3. Devil May Cry 5

I love Devil May Cry. I have done since I played the original back when I was a bairn; I even loved DmC, and although not being too into it when it came out I came to love DMC4 when I played the PS4 port. DMC5 is everything I want in a DMC game; the combat is top notch, the story is simple but focused entirely on its characters; who are all likeable, especially newcomers V and Nico (the former quickly becoming my favourite of the three playable characters) and of course the whole thing ends with two excellent fights with Vergil. This was the other half of Capcom’s great year for me: Resident Evil 2 was a mood piece; creating an atmosphere of dread and panic in a beautifully designed environment filled with real threats and a general feel of overcoming a puzzle, even when the solution was just choosing the right inventory lay out or how to put down a zombie. DMC5, in contrast, is a character piece; the atmosphere is one of triumph as the soundtrack kicks into gear, your character says a cool line and you set about stylin’ and profilin’ all over whatever hell spawn thought stepping to you was a good idea. As much as I love the Resi 2 remake, inhabiting these characters was just so much fun, though what gives DMC5 the edge is V; the poetry-reciting, sleeveless leather coat-wearing, terminally ill human side of Vergil, with his unique fighting style and determination to see things through despite being hours from just collapsing. I love V, I love DMC5, I love Capcom and I love this hot streak they’re on.

2. Death Stranding

Death Stranding is a weird one because so much of it seems antithetical to what might be considered a fun videogame experience. Sure there are harrowing fights with tar ghosts, clobbering human thieves with the cargo they’re hoarding and gun fights with Squad Leader Mads and the Skeleton Lads (pictured above), but so much of the game is loading up with packages, telescopic ladders and climbing ropes and then hiking over rough terrain to make deliveries. Having said that, I thoroughly enjoyed all the hiking over rough terrain to make deliveries, so the combat was just another string to the game’s master-crafted bow for me. Deciding what to take on a run, how to pack it onto protagonist Sam’s carrying apparatus as well as a potential vehicle, working out whether that vehicle will make it all the way to the destination, what weapons to take and whether to leave room for any lost packages you might find on the way; all of these factor into an on-going puzzle that targets the same part of my brain as Resident Evil. I even like the actual hiking itself, as weird as that may sound. The story was solid, the cast were all up to Kojima’s usual standard of interesting people who all stand out and the online component of building shared structures and leaving shortcuts for people was a brilliant idea. It even had a good emotional punch and some excellent visual design, particularly whenever Mads Mikkelsen is on screen. An original idea beautifully executed and a gripping, consistently enjoyable game to boot.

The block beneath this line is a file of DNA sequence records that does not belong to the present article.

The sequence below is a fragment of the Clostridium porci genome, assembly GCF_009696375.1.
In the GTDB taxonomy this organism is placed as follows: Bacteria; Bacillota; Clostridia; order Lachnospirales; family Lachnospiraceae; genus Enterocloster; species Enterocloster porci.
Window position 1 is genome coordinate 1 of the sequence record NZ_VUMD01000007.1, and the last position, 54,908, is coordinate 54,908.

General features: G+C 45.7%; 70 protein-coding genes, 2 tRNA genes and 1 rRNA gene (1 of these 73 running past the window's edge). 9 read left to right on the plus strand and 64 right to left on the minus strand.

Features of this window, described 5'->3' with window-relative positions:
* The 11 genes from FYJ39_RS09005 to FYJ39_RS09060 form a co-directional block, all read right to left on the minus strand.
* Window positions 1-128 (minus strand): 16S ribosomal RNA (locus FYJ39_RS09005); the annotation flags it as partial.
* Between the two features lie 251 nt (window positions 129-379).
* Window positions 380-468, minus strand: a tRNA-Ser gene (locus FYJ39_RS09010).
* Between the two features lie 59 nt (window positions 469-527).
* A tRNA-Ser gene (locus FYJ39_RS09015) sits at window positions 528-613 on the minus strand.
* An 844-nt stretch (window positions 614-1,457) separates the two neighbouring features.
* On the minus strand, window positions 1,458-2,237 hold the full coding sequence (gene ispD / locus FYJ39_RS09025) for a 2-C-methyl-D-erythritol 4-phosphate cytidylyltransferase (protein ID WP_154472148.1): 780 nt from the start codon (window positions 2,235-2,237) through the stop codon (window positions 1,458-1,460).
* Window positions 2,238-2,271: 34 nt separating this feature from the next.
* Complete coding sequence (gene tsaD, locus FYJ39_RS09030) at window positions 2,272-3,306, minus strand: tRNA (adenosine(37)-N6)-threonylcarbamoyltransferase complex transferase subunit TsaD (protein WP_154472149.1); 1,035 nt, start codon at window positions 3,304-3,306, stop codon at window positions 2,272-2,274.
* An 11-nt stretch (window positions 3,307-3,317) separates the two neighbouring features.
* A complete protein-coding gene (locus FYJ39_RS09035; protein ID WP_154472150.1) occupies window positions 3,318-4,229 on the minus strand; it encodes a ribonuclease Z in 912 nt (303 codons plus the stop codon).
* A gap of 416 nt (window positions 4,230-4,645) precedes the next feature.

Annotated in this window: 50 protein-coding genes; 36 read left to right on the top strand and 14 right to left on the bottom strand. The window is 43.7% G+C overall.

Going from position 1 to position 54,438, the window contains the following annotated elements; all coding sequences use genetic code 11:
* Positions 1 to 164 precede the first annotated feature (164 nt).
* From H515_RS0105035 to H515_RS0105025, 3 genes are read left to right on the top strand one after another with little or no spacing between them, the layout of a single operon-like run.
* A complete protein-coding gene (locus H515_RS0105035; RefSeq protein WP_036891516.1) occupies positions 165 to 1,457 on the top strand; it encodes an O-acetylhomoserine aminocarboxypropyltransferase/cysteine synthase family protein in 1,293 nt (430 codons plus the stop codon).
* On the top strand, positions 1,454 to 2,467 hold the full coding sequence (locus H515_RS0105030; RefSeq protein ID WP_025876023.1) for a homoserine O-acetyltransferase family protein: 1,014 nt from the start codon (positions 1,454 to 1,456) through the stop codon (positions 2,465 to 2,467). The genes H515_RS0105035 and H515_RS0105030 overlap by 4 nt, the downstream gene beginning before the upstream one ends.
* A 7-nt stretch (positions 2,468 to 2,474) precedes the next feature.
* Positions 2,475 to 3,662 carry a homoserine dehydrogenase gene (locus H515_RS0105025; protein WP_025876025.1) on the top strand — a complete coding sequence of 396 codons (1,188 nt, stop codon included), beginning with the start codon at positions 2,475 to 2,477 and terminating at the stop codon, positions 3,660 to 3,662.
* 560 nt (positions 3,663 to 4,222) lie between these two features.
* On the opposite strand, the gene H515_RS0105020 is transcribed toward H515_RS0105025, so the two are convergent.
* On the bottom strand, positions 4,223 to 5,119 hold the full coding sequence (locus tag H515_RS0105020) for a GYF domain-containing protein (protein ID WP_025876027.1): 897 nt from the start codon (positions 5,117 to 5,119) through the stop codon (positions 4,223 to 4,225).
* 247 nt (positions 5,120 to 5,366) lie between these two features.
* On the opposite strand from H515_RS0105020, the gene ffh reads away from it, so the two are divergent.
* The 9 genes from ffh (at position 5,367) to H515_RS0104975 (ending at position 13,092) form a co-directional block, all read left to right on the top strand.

1. Sekiro: Shadows Die Twice

Sekiro is my game of the year. Having moved away from Dark Souls with the faster, more aggressive Bloodborne, Sekiro is faster and more aggressive still, and marks the high point for this entire mini-genre, both inside and outside of Fromsoft. The blending of attack and defence, the push and pull, give and take nature of the combat and emphasis on clashing swords and definitive strikes makes the hacking away at enemies in similar games seem clumsy by comparison. The game eschews keeping the plot hidden in lore and instead tells a story with a named protagonist with his own personality; a simple but enjoyable tale about personal definitions of loyalty and the lengths one will go to to help those dear to them, set against the backdrop of Sengoku era Japan. I like Wolf, I like his interactions with Lord Kuro; formal but with a hint of the familial. I love the setting and the forays into horror, but most of all I love the gameplay. Nailing parries, hearing that gorgeous sword clash sound effect and getting a deathblow, especially against some of the harder bosses, is a superb feeling; far better than any other Soulslike game I’ve played, and as a complete package Sekiro is easily the best game I played in 2019.

So that was 2019. 2020 has a lot to look forward to, my most anticipated games are Persona 5 Royal, the Resident Evil 3 Remake and The Last of Us 2, all of which I’ll be reviewing. See you soon.

By James Lambert